Police fired a record 46 rounds in the Kawerau siege, but could have used tear gas or dogs instead of breaking into the house

The Kawerau siege was the biggest police shootout in New Zealand's history - but a chain of mistakes meant the AOS could have used tear gas or dogs instead of raiding the house where four officers were wounded.

Members of the Rotorua Armed Offenders Squad fired 46 rounds inside the house after Rhys Warren shot at them, which is the most ever according to available records.

By comparison, police fired four shots at David Gray during the Aramoana massacre.

Firing 46 rounds was "astonishing", according to a former expert police negotiator, and the injured officers were "lucky to be alive" after entering the house in Kawerau in March last year.

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The AOS were hunting for someone who shot at a police plane looking for cannabis plots, but the raid ended in disaster with four officers injured in the gunfight.

The 22-hour siege ended with Rhys Warren surrendering peacefully. He was later convicted of six charges, including two of attempted murder, and is due to be sentenced in the High Court at Tauranga in August.

But an internal police report, released under the Official Information Act, reveals a string of mistakes which influenced the AOS decision to enter the house instead of flushing him out with dogs or tear gas.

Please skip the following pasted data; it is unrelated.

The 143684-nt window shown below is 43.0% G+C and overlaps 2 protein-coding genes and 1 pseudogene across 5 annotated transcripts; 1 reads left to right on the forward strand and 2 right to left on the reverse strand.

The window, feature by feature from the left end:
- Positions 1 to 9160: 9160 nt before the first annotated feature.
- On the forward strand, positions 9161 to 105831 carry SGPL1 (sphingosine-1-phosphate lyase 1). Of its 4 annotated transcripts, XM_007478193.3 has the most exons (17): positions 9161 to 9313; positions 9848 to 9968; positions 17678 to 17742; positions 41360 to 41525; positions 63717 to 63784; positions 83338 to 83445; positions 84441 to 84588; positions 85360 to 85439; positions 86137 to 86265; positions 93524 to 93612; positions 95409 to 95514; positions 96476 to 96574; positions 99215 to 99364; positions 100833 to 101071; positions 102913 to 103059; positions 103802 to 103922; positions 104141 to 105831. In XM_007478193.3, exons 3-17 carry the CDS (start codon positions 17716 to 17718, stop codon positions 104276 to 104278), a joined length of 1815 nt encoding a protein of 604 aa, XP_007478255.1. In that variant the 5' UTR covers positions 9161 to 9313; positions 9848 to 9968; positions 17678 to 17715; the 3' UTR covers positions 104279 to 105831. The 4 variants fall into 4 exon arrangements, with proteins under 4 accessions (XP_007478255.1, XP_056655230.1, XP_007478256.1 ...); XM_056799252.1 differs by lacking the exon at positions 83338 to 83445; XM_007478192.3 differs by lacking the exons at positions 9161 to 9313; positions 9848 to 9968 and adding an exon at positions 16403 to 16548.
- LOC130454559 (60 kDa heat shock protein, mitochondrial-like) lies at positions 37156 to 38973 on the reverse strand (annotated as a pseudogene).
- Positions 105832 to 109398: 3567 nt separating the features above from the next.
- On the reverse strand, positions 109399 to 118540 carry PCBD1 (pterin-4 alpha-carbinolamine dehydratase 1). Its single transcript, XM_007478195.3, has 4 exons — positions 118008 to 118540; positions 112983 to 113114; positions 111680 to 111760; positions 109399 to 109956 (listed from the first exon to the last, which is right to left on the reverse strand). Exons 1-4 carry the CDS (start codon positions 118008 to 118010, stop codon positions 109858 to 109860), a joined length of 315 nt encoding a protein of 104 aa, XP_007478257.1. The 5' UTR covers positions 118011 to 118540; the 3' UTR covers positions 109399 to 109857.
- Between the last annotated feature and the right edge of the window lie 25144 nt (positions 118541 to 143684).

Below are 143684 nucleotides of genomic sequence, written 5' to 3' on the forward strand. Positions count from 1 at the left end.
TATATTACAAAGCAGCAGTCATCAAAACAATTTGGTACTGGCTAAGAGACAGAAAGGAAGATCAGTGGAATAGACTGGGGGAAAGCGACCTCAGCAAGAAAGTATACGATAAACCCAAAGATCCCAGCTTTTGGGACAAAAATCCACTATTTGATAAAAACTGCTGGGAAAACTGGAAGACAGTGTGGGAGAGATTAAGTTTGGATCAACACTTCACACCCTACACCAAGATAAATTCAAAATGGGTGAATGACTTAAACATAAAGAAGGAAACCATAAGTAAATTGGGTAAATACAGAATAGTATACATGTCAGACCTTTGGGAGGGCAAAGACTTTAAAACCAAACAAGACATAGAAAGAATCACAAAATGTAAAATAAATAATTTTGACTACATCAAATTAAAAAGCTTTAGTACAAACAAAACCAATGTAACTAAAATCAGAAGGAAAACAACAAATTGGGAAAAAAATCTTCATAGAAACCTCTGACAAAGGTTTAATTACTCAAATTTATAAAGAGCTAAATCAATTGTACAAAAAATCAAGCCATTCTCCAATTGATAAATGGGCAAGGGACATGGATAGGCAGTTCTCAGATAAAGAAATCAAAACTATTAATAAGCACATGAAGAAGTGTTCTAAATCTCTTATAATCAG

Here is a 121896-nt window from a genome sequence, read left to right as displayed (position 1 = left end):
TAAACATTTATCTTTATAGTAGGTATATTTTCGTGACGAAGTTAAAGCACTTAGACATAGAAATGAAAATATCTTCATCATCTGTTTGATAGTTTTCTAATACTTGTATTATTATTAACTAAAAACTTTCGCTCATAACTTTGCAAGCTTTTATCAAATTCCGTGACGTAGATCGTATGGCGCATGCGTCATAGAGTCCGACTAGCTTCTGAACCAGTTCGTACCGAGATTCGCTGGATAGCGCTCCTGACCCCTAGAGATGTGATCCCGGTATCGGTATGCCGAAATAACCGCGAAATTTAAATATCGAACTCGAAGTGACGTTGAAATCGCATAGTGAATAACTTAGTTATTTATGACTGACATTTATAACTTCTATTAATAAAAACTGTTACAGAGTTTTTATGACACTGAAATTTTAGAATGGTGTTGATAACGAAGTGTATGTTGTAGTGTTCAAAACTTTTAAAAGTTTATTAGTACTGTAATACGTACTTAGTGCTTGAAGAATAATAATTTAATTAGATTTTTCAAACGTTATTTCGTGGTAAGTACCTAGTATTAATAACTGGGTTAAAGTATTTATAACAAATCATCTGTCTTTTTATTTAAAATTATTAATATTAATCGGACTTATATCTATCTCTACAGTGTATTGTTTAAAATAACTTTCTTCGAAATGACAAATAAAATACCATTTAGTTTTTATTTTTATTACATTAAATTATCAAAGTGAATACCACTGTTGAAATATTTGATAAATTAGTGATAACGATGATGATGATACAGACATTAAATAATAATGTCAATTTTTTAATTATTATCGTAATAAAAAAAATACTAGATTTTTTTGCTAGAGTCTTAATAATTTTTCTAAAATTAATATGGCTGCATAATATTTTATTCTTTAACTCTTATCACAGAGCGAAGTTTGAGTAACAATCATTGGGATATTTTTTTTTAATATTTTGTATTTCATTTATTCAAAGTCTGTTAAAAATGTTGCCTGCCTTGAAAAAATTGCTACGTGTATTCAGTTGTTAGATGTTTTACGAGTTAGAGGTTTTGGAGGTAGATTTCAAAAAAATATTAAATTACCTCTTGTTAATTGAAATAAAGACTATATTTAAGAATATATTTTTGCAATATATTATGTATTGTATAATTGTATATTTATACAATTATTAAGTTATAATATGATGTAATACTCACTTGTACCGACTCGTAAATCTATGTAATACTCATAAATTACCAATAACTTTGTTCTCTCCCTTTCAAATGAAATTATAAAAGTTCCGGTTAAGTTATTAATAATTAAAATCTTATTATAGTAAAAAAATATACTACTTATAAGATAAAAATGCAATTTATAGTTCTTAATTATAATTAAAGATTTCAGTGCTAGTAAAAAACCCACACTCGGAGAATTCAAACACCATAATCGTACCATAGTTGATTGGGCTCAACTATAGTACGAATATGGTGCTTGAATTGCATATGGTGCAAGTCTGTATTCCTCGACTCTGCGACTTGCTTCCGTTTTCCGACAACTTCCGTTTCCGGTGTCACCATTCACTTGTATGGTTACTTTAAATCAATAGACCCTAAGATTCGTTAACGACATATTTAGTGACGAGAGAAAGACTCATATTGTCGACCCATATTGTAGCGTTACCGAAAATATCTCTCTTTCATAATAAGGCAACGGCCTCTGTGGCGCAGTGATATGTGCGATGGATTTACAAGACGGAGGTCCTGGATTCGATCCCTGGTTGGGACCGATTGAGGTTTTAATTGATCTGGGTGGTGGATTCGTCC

The AOS Commander was not told critical information about the shooter's behaviour or activity at the house; a "communication vacuum" which changed the chosen tactics with unintended consequences.

Rhys Richard Ngahiwi Warren was convicted of six charges, including two of attempted murder. Photo/Alan Gibson.
Rhys Richard Ngahiwi Warren was convicted of six charges, including two of attempted murder. Photo/Alan Gibson.

There was also confusion about the different roles in the Rotorua AOS leadership, as well as oversight from the regional communication centres, and the district and national command centres.

Officially, Inspector Anaru Pewhairangi was the AOS Commander or Zero Alpha.

However, Pewhairangi lacked the current training certificate so control was handed to Senior Sergeant Denton Grimes, a 20-year AOS veteran.

In giving evidence at Warren's trial, Grimes said no one had answered the landline phone at 158 Onepu Springs Rd, or reacted to the loudhailer, or rocks thrown on the roof of the house.

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After several hours of unsuccessfully trying to get a reaction from anyone inside, Grimes said the option of using tear gas was discussed and discarded.

This was because they were still uncertain if anyone was inside the address, such as a child or elderly person, so Grimes did not believe the legal threshold to use gas was met.

The next step was a "Close Target Reconnaissance", or CTR, where the AOS moved up to the house to check the entry points and look through the windows to see if anyone is inside.

In this case, the AOS smashed the windows of the house and removed the windows.

No one was seen inside, so Grimes authorised the team to clear the address.

About 10 minutes later, "shots fired, man down" was heard on the radio.

Two officers were injured by shrapnel; but more seriously Regan Mauheni was struck in the skull by bullet ricochet and had to be dragged to safety.

The bullet richocheted off M4 rifle's scope into Constable Regan Mauheni's skull. Photo/Supplied.
The bullet richocheted off M4 rifle's scope into Constable Regan Mauheni's skull. Photo/Supplied.

Sometime later, Logan Marsh's hand was "blown off the gun" he had trained on the house.